Zaheer needs express pace to be more effective: Fanie de Villiers

Published: 25 November, 2013 23:58 IST | Clayton Murzello |

Former fast bowling stalwart says comeback man Zaheer Khan's success depends on how fast he bowls in South Africa

Fanie de Villiers, the erstwhile South Africa fast bowler, has watched quite a bit of Zaheer Khan ever since the left-arm pacer made his first Test tour to the Rainbow Nation in 2001.

Fanie de Villiers
Fanie de Villiers

A dozen years later, he is happy that Zaheer has earned a recall to the Indian Test team for the forthcoming two-Test series in South Africa. However, De Villiers is forthright when it comes to analysing the pacer and what it will take to succeed in the Test series. “Zaheer has always been an effective left-arm fast bowler — somebody that any batsman will worry about.

But he has always lacked the express pace of a Dale Steyn and the top guys. I have always believed he can run in quicker. I felt that his approach is not strong and quick enough for him to generate the pace he can generate. If I were his coach, I will get him to make that ball quicker and effective.

“If he is stronger and runs in quicker, he will swing the ball more because he will have more power behind the ball. That will make him swing the ball even more than he used to. I used to lose pace and swing, but the moment I got my pace back, I got my swing back,” De Villiers told MiD DAY from Centurion yesterday.

Zaheer Khan
India’s Zaheer Khan celebrates the wicket of Australia’s Brad Haddin during the third Test at Perth on January 14, 2012. Pics/Getty Images

A former World No 1 ranked fast bowler, De Villiers (49) was known for his deadly off-cutters. He claimed 85 wickets in 18 Tests. He stressed on the utility of Zaheer’s breed: “A left-arm fast bowler is a scarce commodity and if you have got one with the right attitude and capacity when it comes to training, then you have a serious fast bowler.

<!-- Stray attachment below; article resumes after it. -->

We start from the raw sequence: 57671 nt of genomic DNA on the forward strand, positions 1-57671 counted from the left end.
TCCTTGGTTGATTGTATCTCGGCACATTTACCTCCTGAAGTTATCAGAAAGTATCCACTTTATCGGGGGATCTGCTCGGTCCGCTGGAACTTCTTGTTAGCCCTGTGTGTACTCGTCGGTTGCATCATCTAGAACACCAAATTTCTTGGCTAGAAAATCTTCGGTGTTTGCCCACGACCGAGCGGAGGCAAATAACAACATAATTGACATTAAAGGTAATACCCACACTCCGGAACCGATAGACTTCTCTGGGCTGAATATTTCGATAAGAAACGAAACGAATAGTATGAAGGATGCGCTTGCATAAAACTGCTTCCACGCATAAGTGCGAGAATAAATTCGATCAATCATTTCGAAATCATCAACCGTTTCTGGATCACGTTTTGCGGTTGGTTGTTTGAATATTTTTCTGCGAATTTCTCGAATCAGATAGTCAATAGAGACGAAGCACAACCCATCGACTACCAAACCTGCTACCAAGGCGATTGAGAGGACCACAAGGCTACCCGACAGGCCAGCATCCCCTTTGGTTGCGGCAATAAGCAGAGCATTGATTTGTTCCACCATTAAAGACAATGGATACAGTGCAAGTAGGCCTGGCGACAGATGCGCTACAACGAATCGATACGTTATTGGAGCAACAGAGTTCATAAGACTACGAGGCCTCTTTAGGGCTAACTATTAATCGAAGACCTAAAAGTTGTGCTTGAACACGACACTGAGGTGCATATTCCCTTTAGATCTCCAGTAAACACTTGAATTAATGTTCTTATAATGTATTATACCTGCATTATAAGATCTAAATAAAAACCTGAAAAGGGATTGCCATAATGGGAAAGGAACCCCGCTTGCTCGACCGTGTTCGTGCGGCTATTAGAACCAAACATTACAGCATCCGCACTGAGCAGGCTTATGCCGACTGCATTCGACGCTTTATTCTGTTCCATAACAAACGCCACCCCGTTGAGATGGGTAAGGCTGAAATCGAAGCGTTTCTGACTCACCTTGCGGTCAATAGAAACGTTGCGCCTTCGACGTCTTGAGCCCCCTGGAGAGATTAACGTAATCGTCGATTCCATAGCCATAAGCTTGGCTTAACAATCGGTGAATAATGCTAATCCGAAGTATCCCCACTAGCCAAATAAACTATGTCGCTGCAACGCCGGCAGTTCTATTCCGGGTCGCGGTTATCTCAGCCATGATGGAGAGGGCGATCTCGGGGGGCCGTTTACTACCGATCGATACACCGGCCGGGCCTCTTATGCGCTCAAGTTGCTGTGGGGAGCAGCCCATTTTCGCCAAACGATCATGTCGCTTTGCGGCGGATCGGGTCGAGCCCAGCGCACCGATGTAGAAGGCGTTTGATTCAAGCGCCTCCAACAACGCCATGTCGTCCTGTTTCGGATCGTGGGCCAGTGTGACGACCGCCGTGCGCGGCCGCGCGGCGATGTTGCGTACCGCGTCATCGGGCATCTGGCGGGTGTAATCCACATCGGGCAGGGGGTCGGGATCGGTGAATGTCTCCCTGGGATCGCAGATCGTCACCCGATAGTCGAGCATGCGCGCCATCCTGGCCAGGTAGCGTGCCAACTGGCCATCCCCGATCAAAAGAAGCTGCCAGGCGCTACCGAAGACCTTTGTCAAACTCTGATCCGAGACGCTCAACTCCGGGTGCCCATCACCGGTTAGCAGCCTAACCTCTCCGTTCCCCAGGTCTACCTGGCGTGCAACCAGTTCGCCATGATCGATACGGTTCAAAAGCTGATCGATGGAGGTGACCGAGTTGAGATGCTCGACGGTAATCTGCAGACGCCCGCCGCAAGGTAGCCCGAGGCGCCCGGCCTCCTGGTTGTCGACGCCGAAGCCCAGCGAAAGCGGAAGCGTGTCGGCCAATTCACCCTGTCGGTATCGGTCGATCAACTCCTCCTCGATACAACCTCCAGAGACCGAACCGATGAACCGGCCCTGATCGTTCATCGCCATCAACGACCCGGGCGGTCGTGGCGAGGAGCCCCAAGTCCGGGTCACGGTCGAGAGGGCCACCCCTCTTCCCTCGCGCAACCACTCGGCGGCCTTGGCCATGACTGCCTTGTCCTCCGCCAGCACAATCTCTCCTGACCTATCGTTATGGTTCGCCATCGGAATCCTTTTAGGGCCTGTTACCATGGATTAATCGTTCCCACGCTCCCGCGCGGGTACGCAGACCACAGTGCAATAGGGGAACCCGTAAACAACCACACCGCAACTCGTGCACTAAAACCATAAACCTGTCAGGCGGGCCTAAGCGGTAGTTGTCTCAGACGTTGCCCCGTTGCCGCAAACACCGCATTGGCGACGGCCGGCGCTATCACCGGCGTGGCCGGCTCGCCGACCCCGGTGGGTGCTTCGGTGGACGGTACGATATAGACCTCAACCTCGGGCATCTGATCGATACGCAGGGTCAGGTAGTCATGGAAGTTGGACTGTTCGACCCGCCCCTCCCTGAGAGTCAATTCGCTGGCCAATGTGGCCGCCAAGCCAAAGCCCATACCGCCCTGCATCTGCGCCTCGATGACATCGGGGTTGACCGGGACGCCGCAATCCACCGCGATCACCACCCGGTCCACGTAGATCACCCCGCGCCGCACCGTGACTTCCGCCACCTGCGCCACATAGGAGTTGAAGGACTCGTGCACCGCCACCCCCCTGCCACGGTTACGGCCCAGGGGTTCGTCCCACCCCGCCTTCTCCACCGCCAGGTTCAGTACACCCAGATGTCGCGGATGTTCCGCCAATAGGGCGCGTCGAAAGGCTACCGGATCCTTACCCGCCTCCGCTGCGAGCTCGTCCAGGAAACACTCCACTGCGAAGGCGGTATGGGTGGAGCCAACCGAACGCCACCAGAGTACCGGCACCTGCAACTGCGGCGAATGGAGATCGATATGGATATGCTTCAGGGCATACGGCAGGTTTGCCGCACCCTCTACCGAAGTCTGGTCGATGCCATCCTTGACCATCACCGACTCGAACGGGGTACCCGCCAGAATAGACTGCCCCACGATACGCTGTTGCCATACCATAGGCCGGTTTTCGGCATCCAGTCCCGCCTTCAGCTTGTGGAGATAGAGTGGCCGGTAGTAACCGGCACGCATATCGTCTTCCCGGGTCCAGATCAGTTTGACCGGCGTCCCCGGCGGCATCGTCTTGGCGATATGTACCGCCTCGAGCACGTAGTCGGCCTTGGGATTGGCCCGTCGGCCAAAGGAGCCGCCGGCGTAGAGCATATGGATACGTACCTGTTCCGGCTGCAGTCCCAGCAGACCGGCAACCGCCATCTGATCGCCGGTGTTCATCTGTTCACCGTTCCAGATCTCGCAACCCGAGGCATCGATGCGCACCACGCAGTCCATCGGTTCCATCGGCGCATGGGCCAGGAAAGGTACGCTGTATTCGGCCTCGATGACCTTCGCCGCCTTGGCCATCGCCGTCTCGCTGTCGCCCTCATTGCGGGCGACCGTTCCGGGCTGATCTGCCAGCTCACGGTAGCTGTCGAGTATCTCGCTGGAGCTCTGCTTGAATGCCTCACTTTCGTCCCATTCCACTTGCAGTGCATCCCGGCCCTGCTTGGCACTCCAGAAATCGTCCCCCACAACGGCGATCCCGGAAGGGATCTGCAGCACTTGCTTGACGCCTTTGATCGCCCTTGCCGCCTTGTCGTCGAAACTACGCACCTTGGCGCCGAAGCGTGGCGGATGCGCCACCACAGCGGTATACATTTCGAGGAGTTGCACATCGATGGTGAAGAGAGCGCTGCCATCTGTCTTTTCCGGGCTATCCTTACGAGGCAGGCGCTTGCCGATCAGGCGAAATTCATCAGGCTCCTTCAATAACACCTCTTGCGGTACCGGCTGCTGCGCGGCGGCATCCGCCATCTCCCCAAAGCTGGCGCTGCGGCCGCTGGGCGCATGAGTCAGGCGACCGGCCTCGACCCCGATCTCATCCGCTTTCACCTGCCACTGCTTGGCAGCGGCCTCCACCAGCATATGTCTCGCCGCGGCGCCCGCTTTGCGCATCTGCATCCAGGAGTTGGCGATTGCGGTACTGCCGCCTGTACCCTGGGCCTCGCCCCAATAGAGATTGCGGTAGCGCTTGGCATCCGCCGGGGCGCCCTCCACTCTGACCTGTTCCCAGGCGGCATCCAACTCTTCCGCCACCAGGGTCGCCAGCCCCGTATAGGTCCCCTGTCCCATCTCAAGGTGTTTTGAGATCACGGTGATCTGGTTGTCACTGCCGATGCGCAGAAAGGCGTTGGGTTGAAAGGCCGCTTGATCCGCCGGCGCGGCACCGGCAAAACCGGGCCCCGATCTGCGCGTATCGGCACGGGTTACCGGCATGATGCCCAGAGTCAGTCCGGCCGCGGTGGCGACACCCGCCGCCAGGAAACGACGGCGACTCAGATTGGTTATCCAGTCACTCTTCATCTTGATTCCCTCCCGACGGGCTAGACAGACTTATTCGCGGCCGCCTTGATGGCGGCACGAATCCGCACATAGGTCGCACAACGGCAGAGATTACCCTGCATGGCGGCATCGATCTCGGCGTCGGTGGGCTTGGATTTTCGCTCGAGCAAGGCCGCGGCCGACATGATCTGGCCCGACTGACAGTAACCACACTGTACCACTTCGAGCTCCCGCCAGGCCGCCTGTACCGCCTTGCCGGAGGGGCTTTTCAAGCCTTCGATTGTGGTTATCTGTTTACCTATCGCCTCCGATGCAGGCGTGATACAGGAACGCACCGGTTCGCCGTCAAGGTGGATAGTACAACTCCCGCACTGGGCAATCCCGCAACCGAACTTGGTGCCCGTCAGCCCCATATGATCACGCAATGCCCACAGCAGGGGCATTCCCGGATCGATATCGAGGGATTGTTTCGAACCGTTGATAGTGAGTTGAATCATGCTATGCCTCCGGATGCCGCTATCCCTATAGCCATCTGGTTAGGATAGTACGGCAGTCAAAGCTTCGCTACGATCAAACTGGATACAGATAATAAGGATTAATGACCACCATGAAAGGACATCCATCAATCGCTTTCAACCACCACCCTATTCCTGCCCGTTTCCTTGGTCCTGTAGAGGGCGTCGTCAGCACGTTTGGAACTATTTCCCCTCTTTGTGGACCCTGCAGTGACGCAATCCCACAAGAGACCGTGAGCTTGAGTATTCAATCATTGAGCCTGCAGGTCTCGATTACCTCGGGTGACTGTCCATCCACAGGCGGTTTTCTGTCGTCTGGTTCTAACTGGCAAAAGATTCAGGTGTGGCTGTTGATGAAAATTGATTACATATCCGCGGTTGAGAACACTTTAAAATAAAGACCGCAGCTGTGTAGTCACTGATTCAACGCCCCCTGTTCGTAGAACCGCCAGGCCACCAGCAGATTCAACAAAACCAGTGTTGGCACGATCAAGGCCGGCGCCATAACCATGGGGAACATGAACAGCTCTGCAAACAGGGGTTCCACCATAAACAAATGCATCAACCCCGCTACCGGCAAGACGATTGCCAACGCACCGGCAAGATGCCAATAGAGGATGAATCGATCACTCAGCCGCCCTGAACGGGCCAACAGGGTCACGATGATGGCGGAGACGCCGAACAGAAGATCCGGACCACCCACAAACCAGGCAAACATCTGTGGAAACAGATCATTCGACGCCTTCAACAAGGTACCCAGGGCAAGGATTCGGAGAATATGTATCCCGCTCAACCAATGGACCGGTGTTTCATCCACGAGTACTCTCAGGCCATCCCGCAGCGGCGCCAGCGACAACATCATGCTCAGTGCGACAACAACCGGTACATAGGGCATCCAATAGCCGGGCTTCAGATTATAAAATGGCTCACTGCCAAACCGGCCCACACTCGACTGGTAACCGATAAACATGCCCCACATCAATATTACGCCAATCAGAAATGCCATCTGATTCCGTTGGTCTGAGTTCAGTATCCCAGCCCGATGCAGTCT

Hopefully, Zaheer has got a wake-up call and is back to his old fitness again. Sometimes, senior players get complacent, they are happy with where they are. The drive is not there and sometimes a wake-up call is the best thing one can have. A lot of good players get dropped because of the lack of pace, strength, fitness and killer instinct. I don’t know whether that was the case with Zaheer.”

Sachin’s absence...
This is India’s first tour to South Africa without the recently retired Sachin Tendulkar, a batsman De Villiers dismissed on four occasions in 17 one-day internationals since they first squared up to each other on India’s SA tour of 1992-93. He reckoned Tendulkar would be sorely missed: “You must understand that Tendulkar’s influence was not restricted to his batting. He influenced the team, the morale and everything in the side.

He will be missed for his inputs and support and the cohesiveness that he brought in.” De Villiers reckoned that it would be most interesting to see how India’s young batsmen fare on the challenging SA tracks. “The most important facet will be to handle the bounce. Fast bowlers can come and go, but your top batsmen can’t come and go. You need guys to handle South Africa’s pace and bounce. That is going to be the key factor here.” 

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